There's still plenty of the holiday season left to brave, but by now you may already be tiring of corporate radio's nonstop holiday music. There's only so many sleigh bells and treacly Sarah McLachlan ballads one can stand before wanting to drive off a very merry cliff.
It's not an easy task to fill all that time with nonstop joy and cheer, so we can't blame them for having to dig deep in Santa's sack of tunes. If you're just looking for the perfect soundtrack for your holiday party or some background music while you deck the halls, here are some suggested albums and a guide to putting together just the right mix.
Some songs are quintessential wintertime favorites. They're heartwarming, timeless and have the power to evoke a strong sense of nostalgia. These are the songs that are guaranteed to bring a smile to your face and are great for when you're entertaining a mixed crowd.
If you just want to grab one album, make it "A Christmas Gift for You From Phil Spector." The classic '60s pop record boasts standards such as Darlene Love's "Christmas (Baby Please Come Home)" and "Marshmallow World," as well as The Ronettes' "Sleigh Ride." It's a joy from start to finish and wins over older and younger listeners with its retro charm.
The trick to putting together your own collection of classic holiday tracks is to think a little outside the box. Not every song needs to have aged 40 years to qualify. Hits like Mariah Carey's "All I Want for Christmas Is You" and "Christmas in Hollis" by Run-DMC can appear beside Bing Crosby's "White Christmas" and Elvis Presley's "Blue Christmas." The key is making a mix that appeals to a wide variety of folks.
Word of warning: While we maintain the Pogues' "Fairytale of New York" is a classic, it is not for the faint of heart.
- Bing Crosby: White Christmas
- John Lennon: "Happy Xmas (War Is Over)"
- Elvis Presley: "Blue Christmas"
- Mariah Carey: "All I Want for Christmas Is You"
- Paul McCartney: "Wonderful Christmastime"
- Whitney Houston: "Do You Hear What I Hear?"
- Run-DMC: "Christmas in Hollis"
- The Chipmunks: "Christmas Don't Be Late"
- Vince Guaraldi Trio: "Christmastime Is Here"
- Adam Sandler: "The Chanukah Song"
- The Waitresses: "Christmas Wrapping"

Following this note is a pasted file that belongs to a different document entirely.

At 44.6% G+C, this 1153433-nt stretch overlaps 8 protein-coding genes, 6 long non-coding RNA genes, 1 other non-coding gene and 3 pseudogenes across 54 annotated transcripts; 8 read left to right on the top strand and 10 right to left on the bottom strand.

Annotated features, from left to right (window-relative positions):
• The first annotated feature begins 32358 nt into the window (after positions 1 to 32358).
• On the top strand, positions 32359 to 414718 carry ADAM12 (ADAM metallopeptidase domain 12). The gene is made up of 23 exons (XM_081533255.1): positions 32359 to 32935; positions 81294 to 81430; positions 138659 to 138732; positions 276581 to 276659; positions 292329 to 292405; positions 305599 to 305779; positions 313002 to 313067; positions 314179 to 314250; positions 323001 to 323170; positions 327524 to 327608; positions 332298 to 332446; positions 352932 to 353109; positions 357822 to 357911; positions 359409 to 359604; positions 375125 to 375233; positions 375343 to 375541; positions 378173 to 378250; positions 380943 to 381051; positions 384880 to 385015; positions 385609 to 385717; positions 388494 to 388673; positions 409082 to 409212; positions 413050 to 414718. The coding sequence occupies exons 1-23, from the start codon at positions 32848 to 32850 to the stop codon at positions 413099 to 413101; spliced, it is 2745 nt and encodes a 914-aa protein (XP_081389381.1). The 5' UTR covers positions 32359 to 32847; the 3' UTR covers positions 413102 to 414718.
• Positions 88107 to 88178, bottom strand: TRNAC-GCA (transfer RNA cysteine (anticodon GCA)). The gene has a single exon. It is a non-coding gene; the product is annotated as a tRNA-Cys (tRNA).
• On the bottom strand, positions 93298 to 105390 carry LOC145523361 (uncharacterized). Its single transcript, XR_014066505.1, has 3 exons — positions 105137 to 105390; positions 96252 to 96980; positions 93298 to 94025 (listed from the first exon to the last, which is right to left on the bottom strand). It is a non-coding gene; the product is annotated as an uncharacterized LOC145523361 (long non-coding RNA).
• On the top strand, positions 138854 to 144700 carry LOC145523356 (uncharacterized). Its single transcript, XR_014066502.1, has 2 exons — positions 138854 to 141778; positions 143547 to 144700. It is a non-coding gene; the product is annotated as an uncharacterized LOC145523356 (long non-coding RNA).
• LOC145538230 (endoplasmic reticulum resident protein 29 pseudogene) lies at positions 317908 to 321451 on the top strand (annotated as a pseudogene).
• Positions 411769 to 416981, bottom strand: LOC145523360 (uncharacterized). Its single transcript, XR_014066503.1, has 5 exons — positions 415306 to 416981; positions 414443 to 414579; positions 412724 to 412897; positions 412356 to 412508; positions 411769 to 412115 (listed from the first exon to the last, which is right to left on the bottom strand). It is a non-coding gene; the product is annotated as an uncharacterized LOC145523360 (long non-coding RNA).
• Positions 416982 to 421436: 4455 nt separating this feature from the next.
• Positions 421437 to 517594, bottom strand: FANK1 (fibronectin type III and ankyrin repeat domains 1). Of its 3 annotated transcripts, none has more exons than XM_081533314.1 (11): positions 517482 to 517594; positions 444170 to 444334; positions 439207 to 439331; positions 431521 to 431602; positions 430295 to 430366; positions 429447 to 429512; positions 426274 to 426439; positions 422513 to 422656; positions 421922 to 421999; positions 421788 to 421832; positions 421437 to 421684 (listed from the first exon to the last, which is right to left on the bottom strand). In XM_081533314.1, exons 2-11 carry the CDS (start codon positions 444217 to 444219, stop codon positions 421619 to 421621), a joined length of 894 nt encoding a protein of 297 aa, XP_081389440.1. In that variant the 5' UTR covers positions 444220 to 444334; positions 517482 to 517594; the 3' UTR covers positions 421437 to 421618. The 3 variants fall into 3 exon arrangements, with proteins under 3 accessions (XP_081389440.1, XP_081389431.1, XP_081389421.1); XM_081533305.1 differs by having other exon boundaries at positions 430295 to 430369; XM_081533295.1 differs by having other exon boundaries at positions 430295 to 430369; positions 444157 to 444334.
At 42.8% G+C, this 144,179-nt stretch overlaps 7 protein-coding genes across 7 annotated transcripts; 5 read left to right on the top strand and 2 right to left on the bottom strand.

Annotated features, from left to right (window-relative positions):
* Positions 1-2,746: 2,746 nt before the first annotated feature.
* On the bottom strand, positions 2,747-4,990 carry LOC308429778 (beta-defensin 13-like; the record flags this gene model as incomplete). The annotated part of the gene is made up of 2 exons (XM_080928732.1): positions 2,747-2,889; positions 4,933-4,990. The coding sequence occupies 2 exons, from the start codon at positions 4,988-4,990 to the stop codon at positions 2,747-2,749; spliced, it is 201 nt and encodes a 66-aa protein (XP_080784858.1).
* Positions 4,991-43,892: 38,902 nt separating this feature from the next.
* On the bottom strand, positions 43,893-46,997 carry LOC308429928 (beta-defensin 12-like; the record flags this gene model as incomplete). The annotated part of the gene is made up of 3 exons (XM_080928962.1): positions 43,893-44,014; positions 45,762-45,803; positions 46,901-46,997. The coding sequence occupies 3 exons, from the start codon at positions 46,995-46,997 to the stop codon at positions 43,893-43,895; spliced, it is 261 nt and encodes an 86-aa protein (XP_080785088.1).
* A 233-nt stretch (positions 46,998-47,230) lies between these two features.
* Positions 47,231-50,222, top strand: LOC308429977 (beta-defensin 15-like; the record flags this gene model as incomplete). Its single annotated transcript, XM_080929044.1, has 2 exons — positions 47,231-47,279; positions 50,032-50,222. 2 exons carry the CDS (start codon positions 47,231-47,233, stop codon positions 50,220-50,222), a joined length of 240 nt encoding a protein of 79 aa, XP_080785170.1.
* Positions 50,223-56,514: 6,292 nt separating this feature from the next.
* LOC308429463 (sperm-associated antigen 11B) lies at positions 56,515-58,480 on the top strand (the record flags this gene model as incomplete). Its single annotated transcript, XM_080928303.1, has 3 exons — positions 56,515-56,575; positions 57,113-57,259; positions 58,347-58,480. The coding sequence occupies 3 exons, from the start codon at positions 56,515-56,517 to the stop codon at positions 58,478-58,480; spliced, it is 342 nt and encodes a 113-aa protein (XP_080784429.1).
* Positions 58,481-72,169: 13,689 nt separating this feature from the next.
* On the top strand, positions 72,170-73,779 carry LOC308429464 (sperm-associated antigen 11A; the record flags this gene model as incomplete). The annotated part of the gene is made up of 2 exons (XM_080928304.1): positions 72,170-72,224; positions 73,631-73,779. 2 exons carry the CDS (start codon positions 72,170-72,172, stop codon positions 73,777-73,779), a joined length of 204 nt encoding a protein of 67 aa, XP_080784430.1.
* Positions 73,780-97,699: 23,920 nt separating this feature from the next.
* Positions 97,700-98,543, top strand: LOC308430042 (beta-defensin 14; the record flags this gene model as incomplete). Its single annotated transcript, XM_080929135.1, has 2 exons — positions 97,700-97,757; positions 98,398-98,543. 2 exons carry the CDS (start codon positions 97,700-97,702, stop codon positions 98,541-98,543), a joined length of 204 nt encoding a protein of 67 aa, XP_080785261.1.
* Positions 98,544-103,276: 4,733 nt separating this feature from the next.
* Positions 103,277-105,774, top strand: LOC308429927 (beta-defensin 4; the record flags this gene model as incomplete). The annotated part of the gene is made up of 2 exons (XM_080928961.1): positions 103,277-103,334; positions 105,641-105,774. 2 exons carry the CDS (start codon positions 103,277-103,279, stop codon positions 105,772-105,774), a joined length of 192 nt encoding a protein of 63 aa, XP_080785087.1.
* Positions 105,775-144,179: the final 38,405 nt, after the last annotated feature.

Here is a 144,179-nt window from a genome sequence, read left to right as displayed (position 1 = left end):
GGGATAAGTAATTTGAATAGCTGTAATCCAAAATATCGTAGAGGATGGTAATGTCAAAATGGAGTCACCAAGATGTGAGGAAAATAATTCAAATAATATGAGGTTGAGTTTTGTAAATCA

- The Pogues: "Fairytale of New York"
Sometimes you just need something easy (and a little brainless) while you bake some cookies. Or maybe you've been hitting the eggnog a little hard with some pals and are looking for a laugh. Either way, there are times when your holiday season needs a hefty helping of camp.
You could keep it simple and just pick up "A Very Special Christmas Vol. 1." The original collection of holiday hits reinterpreted by contemporary chart-toppers is the best. The 1987 album (complete with Keith Haring album art) features a totally over-the-top rendition of "Santa Baby" by Madonna, Bruce Springsteen's signature version of "Merry Christmas Baby" and the Pointer Sisters' manic "Santa Claus Is Coming to Town."
For a mix that's not so '80s heavy, there are plenty of quasi-embarrassing, giggle-inducing holiday tracks to choose from. For instance, whoever thought that French-Canadian Celine Dion needed to do a version of "Feliz Navidad"? Also, you can never go wrong with any version of Wham!'s "Last Christmas," so we've included two. Additionally, we're particularly fond of Bette Midler's" "holiday" treatment of "From a Distance," mostly for the Divine Miss M's ability to rehash the hit: this time with more pan flute.
- Dolly Parton: "Rudolph the Red-Nosed Reindeer"
- Bette Midler: "From a Distance" (Christmas version)
- Wham! "Last Christmas"
- Glee cast: "Last Christmas"
- Eartha Kitt: "Santa Baby"
- Kristin Chenoweth: "Sleigh Ride/Marshmallow World"
- Destiny's Child: "8 Days of Christmas"
- Celine Dion: "Feliz Navidad"
- 'N SYNC: "Merry Christmas, Happy Holidays'
- Rod Stewart and Dolly Parton: "Baby, It's Cold Outside"
- Bill Nighy: "Christmas Is All Around"
- Stephen Colbert: "Another Christmas Song"
Perhaps the best thing about holiday music is the way the songs can be transformed by different artists. This year, you can boost your indie cred with a Pitchfork-pleasing selection of winter jams.
Sufjan Stevens' five-disc collection "Songs for Christmas" is a simple way to impress musi-snob friends this December. It's a mix of classics and originals, all put through Stevens' sensitive, indie-folk lens. The result is a warm, twangy way to ring in the holidays.
Finding deeper cuts for your own indie mix might be a bit challenging, but the rewards are worth the search. For instance, Beth Ditto's slinky love song "Every Day Is Christmas With You" has a subtle groove you'll be hard-pressed to find on any other jingle bell rock song. Belle & Sebastian's cover of The Sonic's "Santa Claus" from a Radio 1 Peel Session is a jewel of a find. (As is every track from that session, if you can find them.) "All I Want for Christmas" by the Yeah Yeah Yeahs is even more rare, but it showcases just enough of the group's combination of art-rock weirdness and tenderness. (You can find it streaming on their MySpace page.)
- Yeah Yeah Yeahs: "All I Want For Christmas"
- Eisley: "The Winter Song"
- Death Cab for Cutie: "Christmas (Baby Please Come Home)"
- The Killers: "A Great Big Sled"
- Belle & Sebastian: "Santa Claus"
- The Ramones: "Merry Christmas (I Don't Wanna Fight Tonight)"
- matt pond PA: "Snow Day"
- Stars: "Fairytale of New York"
- Beth Ditto: "Every Day Is Christmas With You"
- Feist: "Lo, How a Rose E're Blooming"
- The Kinks: "Father Christmas"
- The Boy Least Likely To: "The First Snowflake"